Have you or a loved one been diagnosed with Short Gut Syndrome?
It’s a difficult disease to live with, but there are ways it can be mitigated and manageable. Our diet plays a huge role in how well we feel and our quality of life, so I’ve written this article to share guidelines on the short gut syndrome diet that has worked for my clients.
What Is Short Bowel Syndrome
To give you an idea on what short gut syndrome is, it is a congenital defect that results in Intestinal Malrotation. It can be present at birth but usually only becomes noticeable when the intestines reach a certain point in their development.
It is possible to live your life with Short Gut Syndrome and not experience any symptoms at all. However, if you do experience symptoms they may be mild to severe depending on the severity of the defect and how much of your colon has been affected.
This is why choosing foods for short bowel syndrome is very crucial. The main symptom experienced by people suffering from this disease is the malabsorption of nutrients. This means that the individual is unable to absorb essential nutrients via vitamins and food. In this article, I will discuss my recommended diet for short bowel syndrome, and how you can couple this with the best digestive supplements.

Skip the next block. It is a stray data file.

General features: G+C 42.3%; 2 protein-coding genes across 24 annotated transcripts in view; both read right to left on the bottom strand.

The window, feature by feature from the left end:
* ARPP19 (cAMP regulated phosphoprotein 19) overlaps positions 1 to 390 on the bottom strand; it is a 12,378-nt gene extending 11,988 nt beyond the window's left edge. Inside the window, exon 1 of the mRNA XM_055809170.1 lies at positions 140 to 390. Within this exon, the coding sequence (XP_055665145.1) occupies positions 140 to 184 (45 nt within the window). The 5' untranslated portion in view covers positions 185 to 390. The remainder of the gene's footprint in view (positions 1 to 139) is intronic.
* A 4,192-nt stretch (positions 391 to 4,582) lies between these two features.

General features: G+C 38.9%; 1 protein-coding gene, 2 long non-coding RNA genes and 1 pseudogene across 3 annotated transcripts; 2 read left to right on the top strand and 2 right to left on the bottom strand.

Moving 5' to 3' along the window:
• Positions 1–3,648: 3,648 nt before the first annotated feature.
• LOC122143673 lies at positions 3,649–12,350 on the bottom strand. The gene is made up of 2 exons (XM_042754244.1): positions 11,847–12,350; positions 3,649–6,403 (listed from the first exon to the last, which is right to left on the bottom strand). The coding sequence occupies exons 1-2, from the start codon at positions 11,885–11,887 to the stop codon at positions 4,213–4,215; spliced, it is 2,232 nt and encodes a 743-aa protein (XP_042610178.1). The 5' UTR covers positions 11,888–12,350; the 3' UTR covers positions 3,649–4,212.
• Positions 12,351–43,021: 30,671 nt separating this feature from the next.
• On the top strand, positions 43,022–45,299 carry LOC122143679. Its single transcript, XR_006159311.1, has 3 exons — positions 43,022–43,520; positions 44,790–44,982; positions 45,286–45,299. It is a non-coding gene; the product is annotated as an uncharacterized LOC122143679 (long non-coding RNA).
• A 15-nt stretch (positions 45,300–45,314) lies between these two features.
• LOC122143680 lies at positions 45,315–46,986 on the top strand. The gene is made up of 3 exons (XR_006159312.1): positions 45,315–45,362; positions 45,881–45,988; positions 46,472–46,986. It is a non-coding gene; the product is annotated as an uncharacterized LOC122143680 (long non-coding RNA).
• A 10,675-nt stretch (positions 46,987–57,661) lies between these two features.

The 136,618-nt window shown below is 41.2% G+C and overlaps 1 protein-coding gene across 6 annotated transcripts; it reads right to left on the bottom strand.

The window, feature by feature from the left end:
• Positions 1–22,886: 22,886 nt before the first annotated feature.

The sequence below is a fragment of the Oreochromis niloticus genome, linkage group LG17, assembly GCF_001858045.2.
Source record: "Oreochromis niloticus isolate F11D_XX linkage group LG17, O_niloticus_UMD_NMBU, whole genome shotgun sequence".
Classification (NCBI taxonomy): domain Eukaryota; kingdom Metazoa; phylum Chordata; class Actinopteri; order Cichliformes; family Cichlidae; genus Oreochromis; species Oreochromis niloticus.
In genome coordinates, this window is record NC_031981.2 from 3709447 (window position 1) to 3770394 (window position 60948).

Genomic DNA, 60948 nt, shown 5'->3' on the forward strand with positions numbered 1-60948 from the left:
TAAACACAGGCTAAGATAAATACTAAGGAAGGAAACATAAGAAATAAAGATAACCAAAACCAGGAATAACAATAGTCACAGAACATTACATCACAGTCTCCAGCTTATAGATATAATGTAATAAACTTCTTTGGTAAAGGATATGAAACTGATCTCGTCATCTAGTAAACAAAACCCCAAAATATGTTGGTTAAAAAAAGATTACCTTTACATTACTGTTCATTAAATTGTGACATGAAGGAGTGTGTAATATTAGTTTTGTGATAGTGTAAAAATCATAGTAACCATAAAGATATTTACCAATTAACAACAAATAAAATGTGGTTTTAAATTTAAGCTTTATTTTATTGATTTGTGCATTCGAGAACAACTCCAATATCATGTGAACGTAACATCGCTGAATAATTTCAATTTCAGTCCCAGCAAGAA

Symptoms of Short Bowel Syndrome
Short Bowel Syndrome is a serious condition that can have a major impact on your day-to-day life, so understanding its symptoms and seeking help from your doctor if you experience any of them is important.
Common symptoms of Short Bowel Syndrome include:
- Intestinal cramping and pain
- Fatty stools that are greasy or hard to flush down the toilet
- Bloating or gas
Less common and more severe symptoms include:
- Blood in the stool
- Nausea that persists and doesn’t go away after vomiting, which can lead to dehydration
- Unexplained weight loss
The next two sections will focus on the short bowel syndrome diet: what to eat, and what not to eat. Your diet and nutrition are very important when you have short bowel syndrome (SBS). SBS is a condition where your body can’t digest food the way it used to. It might be because you had surgery to remove part of your small intestine, or because you were born with a shorter small intestine.